Feb. 3--IRVING -- From his compact office next to boxes of jalapenos and banana peppers, Tom Chapman can watch nearly every move his workers make.
An information technology wonk turned restaurateur, Mr. Chapman has installed digital cameras at his eight Subway restaurants. He sees himself more as a smart businessman than as "Big Brother."
And while some privacy advocates may grimace, growing numbers of restaurateurs today are viewing things through the same lens.
Surveillance experts see food as the next big industry to become camera-ready, as restaurateurs take advantage of falling prices for technology to combat rising levels of theft.
"Food service is one of our most booming industries," said Michael Dunteman, president of EZ-Toyz, a wholesaler of surveillance equipment based in Carol Stream, Ill. "It seems that the restaurant industry, they're one of the most active businesses as far as needing something to protect themselves."
While workers in other industries have been on camera for years -- think banks and convenience stores -- in food service, the big push began in the past few years as camera prices dropped to levels low enough for margin-sensitive restaurateurs to bite.
The timing coincides with the use of high-speed telecommunications lines that restaurants are investing in to allow customers to pay with credit and debit cards. The same lines can be used for remote video surveillance, eliminating the need for clunky videocassette recorders -- and labor intensive searches through tapes.
With the new digital equipment and an Internet connection, restaurant owners can monitor numerous sites from anywhere on the globe.
In some cases, systems cost as little as $500 for a basic camera.
A system used at an average McDonald's restaurant might cost $10,000, down from about $17,000 as recently as five years ago, said Sam Naficy, president and chief executive of Los Angeles-based DTT Inc., one of the few surveillance companies specializing in food service.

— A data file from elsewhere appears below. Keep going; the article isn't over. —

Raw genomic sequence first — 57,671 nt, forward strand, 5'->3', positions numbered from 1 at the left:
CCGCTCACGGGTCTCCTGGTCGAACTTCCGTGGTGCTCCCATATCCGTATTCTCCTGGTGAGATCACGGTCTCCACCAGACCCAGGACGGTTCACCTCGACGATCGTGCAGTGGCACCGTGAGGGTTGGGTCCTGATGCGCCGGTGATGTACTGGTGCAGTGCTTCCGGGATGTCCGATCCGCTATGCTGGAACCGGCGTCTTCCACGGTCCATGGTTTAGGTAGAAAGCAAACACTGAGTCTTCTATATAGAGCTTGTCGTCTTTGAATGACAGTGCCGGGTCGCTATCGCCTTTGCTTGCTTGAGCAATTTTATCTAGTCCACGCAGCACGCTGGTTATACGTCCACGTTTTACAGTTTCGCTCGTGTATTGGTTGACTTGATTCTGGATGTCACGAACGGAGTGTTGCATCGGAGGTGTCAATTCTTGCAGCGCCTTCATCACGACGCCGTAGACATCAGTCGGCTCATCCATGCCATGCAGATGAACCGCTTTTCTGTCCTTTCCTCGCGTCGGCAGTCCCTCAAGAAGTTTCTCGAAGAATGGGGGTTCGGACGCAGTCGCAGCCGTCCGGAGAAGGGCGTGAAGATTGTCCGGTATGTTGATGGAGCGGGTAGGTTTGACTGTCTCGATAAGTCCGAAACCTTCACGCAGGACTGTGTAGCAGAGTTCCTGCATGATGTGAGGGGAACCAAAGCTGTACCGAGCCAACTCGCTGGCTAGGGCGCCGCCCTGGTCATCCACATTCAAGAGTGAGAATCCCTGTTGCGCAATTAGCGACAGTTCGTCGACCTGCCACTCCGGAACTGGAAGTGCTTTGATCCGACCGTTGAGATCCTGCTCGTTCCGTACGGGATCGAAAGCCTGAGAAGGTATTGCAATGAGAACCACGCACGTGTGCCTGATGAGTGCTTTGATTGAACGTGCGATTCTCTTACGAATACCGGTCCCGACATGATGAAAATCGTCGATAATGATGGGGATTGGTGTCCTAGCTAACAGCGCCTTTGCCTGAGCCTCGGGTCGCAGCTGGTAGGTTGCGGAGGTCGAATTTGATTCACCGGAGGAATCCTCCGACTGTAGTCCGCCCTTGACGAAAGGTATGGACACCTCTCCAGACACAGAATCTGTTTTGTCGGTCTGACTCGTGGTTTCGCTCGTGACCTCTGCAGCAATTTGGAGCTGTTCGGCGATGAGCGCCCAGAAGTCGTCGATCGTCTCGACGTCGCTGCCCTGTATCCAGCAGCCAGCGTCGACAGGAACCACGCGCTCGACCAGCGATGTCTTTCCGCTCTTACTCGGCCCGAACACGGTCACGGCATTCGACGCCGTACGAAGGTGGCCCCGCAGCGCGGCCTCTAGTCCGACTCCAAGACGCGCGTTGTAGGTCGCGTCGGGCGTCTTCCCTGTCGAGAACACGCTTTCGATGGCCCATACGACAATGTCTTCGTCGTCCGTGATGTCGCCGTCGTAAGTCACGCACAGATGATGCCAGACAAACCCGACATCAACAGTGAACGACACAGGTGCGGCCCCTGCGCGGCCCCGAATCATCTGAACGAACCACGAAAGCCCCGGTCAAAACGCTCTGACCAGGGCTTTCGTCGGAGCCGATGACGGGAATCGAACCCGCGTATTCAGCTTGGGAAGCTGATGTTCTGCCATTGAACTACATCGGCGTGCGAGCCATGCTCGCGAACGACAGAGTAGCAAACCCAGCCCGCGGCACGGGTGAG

Mr. Naficy said he's seen his sales grow from $87,000 in 1999, his first year, to more than $10 million last year.
He attributes his company's early success to interest from franchisees of McDonald's Inc. He's since expanded to other brands including Subway, where he is the preferred contractor, according to a spokesman for the chain's purchasing arm.
Many restaurant companies are reluctant to be interviewed about security. McDonald's does not "discuss or disclose information about security in our restaurants," a spokesman said. A spokesman for Wendy's also declined comment.
But a glance at the ceiling of many major restaurant brands shows that the use of cameras is growing.
Most restaurants, especially chains, have some type of surveillance, especially at the back door and the drive-through, said Robert Grimes, founder of Accuvia, which tracks restaurant technology issues.
He estimates that about 25 percent of restaurants have cameras trained on the cash register, up from perhaps 3 percent five years ago.
In addition to deterring crime, cameras can be used to monitor food-handling procedures and employee skills to see if additional training is needed. The equipment can also be used to identify and correct inefficiencies in store and kitchen layouts. They can protect owners from bogus slip-and-fall claims.
For Mr. Chapman and others, employees present a primary security threat.